Currently renowned for the darker side of immigration policies, Manus Island in the South Pacific is normally in the news for all the wrong reasons. But scientists studying the wildlife on the isolated tropical island have found a resident who, despite having lived there for thousands of years, has evaded the attention of zoologists until now. The newly described “detainee” of the island is not a refugee this time, but a species of giant rat.
Researchers have published a new study unveiling Rattus detentus, named after the Latin word for “detained,” as a nod to the current situation in which Australia is sending asylum seekers to detention camps on the Papua New Guinean island for processing, as well as a reference to the long time that the rat has been living there itself.
It has long been suspected that a large rodent was scurrying around the island, with accounts from the local residents and gnawing marks found on tough nuts from the Canarium indicum tree. But it wasn’t until a partial skeleton was handed to a researcher in 2002 that there was finally hard evidence for the rat's existence. Now, in the Journal of Mammalogy, researchers have officially described the animal for the first time.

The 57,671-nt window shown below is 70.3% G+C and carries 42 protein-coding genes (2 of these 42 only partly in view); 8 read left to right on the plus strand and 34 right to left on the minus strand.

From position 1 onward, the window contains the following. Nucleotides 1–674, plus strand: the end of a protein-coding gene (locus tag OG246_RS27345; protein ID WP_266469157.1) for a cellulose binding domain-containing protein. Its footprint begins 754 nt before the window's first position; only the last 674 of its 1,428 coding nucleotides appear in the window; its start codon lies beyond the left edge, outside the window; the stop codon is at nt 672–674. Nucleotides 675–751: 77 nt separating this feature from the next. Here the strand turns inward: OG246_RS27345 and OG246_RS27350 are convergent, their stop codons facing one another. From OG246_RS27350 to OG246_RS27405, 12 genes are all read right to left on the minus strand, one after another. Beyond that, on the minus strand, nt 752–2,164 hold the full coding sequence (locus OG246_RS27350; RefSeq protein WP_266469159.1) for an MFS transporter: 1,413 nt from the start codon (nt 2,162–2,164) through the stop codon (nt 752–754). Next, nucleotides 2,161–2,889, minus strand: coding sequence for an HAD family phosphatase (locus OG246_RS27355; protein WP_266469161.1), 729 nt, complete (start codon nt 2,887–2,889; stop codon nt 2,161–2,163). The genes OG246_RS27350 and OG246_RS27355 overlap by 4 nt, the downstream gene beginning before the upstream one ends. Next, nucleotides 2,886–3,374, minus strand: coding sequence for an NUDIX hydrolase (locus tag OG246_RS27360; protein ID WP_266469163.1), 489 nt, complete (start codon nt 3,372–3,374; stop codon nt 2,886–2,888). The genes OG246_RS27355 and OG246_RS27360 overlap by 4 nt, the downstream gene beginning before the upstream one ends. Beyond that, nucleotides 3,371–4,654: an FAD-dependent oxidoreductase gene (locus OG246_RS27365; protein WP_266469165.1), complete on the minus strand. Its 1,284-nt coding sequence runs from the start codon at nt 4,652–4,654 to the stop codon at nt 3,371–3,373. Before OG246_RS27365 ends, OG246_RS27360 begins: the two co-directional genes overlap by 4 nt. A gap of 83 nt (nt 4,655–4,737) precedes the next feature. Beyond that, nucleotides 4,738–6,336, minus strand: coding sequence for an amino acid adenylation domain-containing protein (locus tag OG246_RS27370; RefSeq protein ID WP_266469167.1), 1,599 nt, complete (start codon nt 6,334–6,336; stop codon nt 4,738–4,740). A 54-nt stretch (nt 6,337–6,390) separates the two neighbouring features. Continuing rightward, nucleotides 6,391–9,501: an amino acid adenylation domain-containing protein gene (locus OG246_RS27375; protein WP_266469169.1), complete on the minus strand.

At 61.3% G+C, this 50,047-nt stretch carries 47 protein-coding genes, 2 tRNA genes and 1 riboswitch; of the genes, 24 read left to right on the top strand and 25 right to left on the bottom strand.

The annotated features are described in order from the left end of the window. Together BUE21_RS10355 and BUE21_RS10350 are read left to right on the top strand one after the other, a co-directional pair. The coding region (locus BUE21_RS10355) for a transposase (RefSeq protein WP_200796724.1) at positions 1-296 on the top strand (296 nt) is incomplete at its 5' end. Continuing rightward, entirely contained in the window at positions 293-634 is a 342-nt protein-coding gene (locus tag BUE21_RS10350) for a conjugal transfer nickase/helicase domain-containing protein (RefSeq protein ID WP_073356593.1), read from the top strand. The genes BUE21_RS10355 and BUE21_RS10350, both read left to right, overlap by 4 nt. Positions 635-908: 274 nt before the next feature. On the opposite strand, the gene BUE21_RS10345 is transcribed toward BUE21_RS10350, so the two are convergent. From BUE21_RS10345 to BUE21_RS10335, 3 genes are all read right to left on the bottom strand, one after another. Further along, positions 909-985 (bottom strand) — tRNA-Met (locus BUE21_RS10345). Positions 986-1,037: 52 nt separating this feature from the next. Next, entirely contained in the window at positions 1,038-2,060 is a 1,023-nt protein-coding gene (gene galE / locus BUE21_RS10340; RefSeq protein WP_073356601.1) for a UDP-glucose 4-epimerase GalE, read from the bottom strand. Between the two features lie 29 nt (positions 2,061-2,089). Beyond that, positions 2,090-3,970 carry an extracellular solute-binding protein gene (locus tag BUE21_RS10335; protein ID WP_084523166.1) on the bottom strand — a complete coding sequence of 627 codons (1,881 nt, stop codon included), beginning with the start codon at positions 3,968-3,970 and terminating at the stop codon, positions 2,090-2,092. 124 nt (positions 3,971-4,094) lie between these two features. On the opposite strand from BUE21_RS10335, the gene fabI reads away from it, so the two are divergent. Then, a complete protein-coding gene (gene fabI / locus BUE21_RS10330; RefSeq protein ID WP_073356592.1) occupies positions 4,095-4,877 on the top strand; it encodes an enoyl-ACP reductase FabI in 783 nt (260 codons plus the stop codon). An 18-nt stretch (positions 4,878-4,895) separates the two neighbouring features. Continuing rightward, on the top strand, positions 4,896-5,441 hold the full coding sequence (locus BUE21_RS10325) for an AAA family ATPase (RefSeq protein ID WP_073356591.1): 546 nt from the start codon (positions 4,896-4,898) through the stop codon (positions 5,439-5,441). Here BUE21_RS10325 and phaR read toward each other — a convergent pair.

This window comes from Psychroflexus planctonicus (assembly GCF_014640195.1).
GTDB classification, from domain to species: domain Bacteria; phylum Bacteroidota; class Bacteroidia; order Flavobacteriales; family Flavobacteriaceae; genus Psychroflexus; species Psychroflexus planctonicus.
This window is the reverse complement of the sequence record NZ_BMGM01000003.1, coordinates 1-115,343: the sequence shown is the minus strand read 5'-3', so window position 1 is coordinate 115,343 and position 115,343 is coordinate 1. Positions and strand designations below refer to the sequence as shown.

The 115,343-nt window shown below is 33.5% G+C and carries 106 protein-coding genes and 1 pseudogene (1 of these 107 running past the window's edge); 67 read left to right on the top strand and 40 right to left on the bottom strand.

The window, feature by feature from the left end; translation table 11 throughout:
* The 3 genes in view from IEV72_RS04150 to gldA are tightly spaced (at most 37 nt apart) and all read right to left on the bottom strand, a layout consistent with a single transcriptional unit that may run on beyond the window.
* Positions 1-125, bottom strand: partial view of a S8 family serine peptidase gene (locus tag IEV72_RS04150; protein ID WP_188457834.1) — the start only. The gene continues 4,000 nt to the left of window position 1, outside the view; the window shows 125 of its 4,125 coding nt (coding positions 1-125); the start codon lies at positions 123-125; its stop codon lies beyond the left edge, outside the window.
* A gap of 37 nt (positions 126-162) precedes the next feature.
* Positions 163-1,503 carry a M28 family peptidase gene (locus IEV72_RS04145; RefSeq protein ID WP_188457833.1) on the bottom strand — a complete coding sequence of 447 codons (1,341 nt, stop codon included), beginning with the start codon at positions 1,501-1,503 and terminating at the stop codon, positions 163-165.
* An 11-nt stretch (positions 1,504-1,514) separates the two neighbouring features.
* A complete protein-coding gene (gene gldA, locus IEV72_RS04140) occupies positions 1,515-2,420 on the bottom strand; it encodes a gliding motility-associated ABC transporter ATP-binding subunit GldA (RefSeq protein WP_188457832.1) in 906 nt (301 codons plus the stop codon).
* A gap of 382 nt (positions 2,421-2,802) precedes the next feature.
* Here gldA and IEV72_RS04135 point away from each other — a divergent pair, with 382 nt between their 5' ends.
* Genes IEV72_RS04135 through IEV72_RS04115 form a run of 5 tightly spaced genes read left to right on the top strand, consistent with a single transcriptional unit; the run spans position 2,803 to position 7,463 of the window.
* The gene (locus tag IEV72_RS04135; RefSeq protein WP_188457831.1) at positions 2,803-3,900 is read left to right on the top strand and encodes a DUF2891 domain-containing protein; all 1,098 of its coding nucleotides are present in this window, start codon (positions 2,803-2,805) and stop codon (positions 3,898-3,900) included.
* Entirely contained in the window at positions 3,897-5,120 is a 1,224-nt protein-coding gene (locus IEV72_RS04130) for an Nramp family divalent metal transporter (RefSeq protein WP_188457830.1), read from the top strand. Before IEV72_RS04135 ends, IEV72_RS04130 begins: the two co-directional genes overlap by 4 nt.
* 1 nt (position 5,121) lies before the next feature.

“I’ve been looking for this rat for 30 years,” Professor Tim Flannery, one of the authors of the new study, told the Guardian. The rodent is one of the largest rats to be found across the entire Malay archipelago, weighing in at around 0.5 kilograms (1.1 pounds), though this is easily surpassed by the current record holder, the Bosavi woolly rat, which tips the scales at an impressive 1.5 kilograms (3.3 pounds).
The new species, however, is distinguished by its coarse fur and short tail, and is even represented in the fossil record, as its remains have previously been excavated from a site on the island that dates to the Late Holocene. This reveals to the researchers that the rodent has been present on the island for quite some time, giving the species time to evolve into its relatively large size.
Unfortunately, the researchers discovered the rat just in time, as it now seems to be quite a rare occurrence. Despite being known about by the islanders, even local field researchers who know the landscape and vegetation have a difficult time finding the animal. This, claim the researchers, suggests that the giant rat could well be endangered.